Feel a fresh wind under your kilt

18th August 2006 at 01:00
A walkers' paradise founded on fish. Steven Hastings finds out what it's like to work in Ullapool, north-west Scotland

What's the big deal?

There's a Safeway supermarket, a swimming pool, and a Boots on the high street.

Er, so what?

This is north-west Scotland. The most you can normally hope for is a two-shelf Spar, a dip in the loch, and a pair of wellies.

Ah, the Highlands! Nice scenery, then?

Mountains, moors and sea - stunning! And nestling on the shores of Loch Broom, Ullapool is a picture-postcard whitewashed Scottish town.

Dead or alive?

"Things happen here!" insists the Tourist and Business Association. And for a few months in summer, they do. You can catch live Celtic bands, mackerel off the pier or the ferry to the Hebrides.

And plenty of fresh air?

Straight off the Minch. If you love the great outdoors, you're spoiled for choice. If you don't, you're in the wrong place. Try hiking, cycling, climbing or kayaking. Those wanting gentler Scottish pursuits can take on the nine-hole golf course or the local trout.

Sorry, too much marking... No excuses! It's light until midnight, so you've plenty of time to clear your marking, slap on the midge repellent and head for the hills. Several teachers at Ullapool high school are part of the Mountain Rescue team.

Did you say "light until midnight"?

Yes, for a few weeks in June. Of course, what goes around comes around - winter is dark and wet. But the pubs are cosy, the whisky's warming, and because it's a working port, things don't shut down when the tourists go home.

A working port? I thought they'd all gone!

Ullapool was founded on fish. It was built in 1788 by the British Fisheries Society during the boom in the herring trade. The herring have gone, but there's still a fleet of about 12 boats. The catch is fancier now - prawns, lobster, langoustine and scallops - with most of it snapped up by posh restaurants and Spanish dealers.

What about culture?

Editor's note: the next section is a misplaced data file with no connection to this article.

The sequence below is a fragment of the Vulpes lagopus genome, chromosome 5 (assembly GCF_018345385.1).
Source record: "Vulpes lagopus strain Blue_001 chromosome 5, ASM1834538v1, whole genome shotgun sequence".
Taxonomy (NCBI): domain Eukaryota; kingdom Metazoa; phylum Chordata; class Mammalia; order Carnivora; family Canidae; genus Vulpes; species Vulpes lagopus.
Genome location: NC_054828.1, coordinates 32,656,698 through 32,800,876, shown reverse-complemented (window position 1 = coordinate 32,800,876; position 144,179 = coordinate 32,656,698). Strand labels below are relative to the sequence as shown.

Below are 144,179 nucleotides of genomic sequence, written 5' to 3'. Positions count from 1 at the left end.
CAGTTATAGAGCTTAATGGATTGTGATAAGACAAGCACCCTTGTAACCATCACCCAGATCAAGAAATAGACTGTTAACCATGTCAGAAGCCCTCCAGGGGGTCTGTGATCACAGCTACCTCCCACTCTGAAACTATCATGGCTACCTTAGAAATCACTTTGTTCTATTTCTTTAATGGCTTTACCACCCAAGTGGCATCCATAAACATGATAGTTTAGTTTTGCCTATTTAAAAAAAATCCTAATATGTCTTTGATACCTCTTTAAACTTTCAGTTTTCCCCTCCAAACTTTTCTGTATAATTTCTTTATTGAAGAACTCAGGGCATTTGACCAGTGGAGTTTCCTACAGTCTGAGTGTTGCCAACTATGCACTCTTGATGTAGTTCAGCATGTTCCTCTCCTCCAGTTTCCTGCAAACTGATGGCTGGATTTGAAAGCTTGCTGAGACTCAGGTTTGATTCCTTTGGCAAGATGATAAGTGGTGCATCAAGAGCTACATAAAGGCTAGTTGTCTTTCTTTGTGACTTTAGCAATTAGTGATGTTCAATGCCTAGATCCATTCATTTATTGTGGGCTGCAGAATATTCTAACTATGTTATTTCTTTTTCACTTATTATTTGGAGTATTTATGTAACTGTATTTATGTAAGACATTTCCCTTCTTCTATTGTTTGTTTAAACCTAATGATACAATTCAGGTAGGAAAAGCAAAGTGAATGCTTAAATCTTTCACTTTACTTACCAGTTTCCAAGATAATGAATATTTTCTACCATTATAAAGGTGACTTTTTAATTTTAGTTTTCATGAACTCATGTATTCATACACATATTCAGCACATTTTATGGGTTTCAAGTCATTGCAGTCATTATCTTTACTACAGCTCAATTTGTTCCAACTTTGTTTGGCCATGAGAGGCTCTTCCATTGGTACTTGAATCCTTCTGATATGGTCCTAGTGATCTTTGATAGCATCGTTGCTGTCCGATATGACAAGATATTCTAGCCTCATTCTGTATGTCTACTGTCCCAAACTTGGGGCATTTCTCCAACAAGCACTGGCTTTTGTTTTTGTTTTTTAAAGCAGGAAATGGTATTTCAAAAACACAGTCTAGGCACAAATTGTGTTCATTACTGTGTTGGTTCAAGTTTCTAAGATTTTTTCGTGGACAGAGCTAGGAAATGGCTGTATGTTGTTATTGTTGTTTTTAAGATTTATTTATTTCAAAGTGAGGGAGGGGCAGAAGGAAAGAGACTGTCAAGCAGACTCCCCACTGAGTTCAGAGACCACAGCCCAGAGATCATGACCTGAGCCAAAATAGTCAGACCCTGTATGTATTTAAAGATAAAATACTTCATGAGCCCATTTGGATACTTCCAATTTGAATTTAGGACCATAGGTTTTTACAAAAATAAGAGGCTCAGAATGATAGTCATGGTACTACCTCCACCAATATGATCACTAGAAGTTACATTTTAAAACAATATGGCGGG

Lots goes on in summer, but it's only an hour to Inverness, with theatre and art gallery. And if that's not highbrow enough, there are daily Easyjet flights from Inverness to London. It's a small world now, you know.

Nothing on the doorstep?

If you can tell a reel from a hornpipe, try The Ceilidh Place, which has regular live bands.

You're tempting me. Let's talk money Highland property prices have soared - you'll be looking at well over pound;120,000 for a family house. Still, cheaper than Clapham, eh? If you're feeling adventurous, there's a three-acre plot of building land across the loch at pound;145,000. Though you'd need a boat to get to work.

And some bricks, obviously.

I'm on my way!

Not so fast, Sassenach. If you're heading over the border, you'll have to get your teaching qualifications ratified by the General Teaching Council of Scotland.

Is that a problem?

Not usually. More of a problem might be the shortened summer break the year you move north. Don't forget, Scottish schools go back in mid-August.

So where can I work?

Ullapool has both a primary and a secondary, but jobs are few and far between. "Once teachers come, they tend to put down roots," says Ullapool high school head Peter Harrison. He should know - it's 26 years now since he moved up from London. Last year, the school advertised three posts - "something of a record".

A long wait, then?

Longer than most. But if you're willing to consider the Highlands generally, more than 50 jobs came up this year. Your best bet of landing one is to be under 30 and multi-talented. "Schools struggle to attract younger teachers," says Mr Harrison. "And if you can offer several subjects, that's a big advantage."

Handy hints for Highland life?

Whatever you do, don't admit to being able to drive the minibus. Not unless you fancy taking the shinty team on a six-hour round trip to Fort William.

Perhaps I'll pass... Don't let me put you off. Banbury-born Simon Gill, a 25-year-old physics teacher, has been in Ullapool for two years and loves it. "There's such a buzz here and a real community feel. I'd be happy to stay forever."

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